A team of researchers at the University of Greenwich and farmers are attaching transparent panels to the walls of glasshouses to see whether we can build a solar power supply without needing more land.
There are few greater bargains than a solar-powered greenhouse. As the greenhouse nurtures plants and fruits, the energy created under the blinding sun can be used to power automatic watering systems and temperature-control equipment, according to an initial report on The Guardian. Workers living in farms could benefit from the generated energy as well.
Hugh Lowe Farms in Kent, which supplies fruit to the annual tennis tournament and major supermarkets, is currently hosting a study on this, which basically means those watching the Wimbledon tennis tournaments this month will enjoy one-of-a-kind strawberries from a unique origin.
Building a solar-powered greenhouse
The United Kingdom wants to increase energy production in the face of the energy crisis and the war in Ukraine, which are putting pressure on domestic energy supplies.
In fact, by 2035, the country wants to increase solar output five-fold to 70 gigawatts, which explains why the solar-powered greenhouse trial that started late last year received £250,000 in government funding. In addition to helping the world by generating renewable energy, having your own power source is especially critical for farms because they’re usually in remote areas.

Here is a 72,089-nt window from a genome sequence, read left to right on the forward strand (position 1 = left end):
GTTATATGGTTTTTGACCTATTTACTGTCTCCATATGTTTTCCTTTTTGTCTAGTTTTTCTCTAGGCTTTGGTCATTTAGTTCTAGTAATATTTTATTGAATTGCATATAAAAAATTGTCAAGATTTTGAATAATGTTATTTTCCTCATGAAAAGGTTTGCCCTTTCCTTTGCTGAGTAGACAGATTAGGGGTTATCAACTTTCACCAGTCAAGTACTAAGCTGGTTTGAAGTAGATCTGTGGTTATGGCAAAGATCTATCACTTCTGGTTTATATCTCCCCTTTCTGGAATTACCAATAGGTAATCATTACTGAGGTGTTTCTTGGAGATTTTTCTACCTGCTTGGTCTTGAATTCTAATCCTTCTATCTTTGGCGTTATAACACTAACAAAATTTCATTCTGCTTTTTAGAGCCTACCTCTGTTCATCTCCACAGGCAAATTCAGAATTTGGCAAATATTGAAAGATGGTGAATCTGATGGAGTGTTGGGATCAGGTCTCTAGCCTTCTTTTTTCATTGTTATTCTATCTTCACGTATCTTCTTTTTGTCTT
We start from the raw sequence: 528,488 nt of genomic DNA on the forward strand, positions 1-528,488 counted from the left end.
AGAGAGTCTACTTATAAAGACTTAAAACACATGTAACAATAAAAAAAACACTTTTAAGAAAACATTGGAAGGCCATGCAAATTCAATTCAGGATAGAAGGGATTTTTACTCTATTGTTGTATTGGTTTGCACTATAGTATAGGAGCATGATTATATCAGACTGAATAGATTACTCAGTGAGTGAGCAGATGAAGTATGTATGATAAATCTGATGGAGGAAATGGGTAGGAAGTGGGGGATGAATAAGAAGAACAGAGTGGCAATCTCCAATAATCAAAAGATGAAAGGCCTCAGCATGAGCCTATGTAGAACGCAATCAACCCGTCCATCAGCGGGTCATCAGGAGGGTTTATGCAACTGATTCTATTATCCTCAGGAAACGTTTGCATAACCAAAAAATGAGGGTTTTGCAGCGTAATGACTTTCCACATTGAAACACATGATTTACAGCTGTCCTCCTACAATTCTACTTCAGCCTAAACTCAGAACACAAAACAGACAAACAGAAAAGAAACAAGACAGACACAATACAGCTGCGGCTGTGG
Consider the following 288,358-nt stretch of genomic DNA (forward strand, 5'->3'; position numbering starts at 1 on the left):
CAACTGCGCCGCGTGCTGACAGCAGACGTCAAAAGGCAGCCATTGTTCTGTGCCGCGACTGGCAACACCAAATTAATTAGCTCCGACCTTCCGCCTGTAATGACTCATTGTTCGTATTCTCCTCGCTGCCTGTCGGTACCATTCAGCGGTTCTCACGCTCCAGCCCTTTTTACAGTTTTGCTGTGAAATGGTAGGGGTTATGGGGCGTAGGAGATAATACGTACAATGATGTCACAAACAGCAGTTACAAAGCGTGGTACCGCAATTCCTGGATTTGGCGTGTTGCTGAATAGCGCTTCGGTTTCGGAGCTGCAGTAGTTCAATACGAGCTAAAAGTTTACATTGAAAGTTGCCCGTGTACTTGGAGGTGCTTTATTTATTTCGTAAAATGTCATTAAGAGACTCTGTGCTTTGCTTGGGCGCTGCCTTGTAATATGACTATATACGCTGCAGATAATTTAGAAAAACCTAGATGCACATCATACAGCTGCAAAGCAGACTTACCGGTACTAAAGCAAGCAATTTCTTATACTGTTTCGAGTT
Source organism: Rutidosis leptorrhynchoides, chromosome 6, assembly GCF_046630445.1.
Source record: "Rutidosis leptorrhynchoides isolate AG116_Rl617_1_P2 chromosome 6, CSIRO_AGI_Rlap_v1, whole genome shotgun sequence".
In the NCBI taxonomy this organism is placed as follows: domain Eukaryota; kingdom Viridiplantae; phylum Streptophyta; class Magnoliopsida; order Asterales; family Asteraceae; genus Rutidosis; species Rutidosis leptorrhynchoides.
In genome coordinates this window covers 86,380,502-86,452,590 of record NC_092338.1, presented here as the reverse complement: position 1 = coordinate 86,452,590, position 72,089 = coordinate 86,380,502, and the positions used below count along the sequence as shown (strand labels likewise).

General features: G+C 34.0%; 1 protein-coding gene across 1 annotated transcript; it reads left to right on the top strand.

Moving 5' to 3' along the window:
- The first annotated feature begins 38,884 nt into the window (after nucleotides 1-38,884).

And, beside its energy ramifications, transparent solar panels over greenhouses might be considered a good deal for the residents who don’t like seeing solar panels covering the countryside. This also means farmers can plant crops in places where there might have been solar panels.
“The public understandably never want to see land covered in solar panels so this is a pragmatic way to retrofit solar on to existing structures,” Elinor Thompson, a photosynthesis researcher from the University of Greenwich who is leading the research, said to The Guardian. “It’s helping farms to reduce their carbon footprint, which supermarkets are keen to see, and the government also wants the U.K. to reduce its carbon footprint as a whole.”
Generating electricity while growing crops
For the project at Hugh Lowe Farms, researchers mounted semi-transparent vertical photovoltaic panels to the sides of the glasshouse and through the roof, a press release by the university explained. This enables some light to get through to the fruits, which were unaffected by the presence of the existing panels, according to the researchers.
The trial will be expanded to include flexible panels connected to the sides of polytunnels and conclude next spring. Then, the researchers may follow it up with another study aimed to see whether the technology can be replicated at a larger scale.
Thompson also wants to study how colored panels affect fruits, as, for example, light coming through orange-colored panels could make plants more leafy. Imagine the possibilities!
This is one of the latest examples of solar panels making themselves a better fit for the agricultural landscape. After all, while solar power can provide environmental benefits, this may come at the cost of diminished agricultural production. There is research into this as well: Over the past four years, Australia has had better and more wool produced by sheep grazing under solar panels.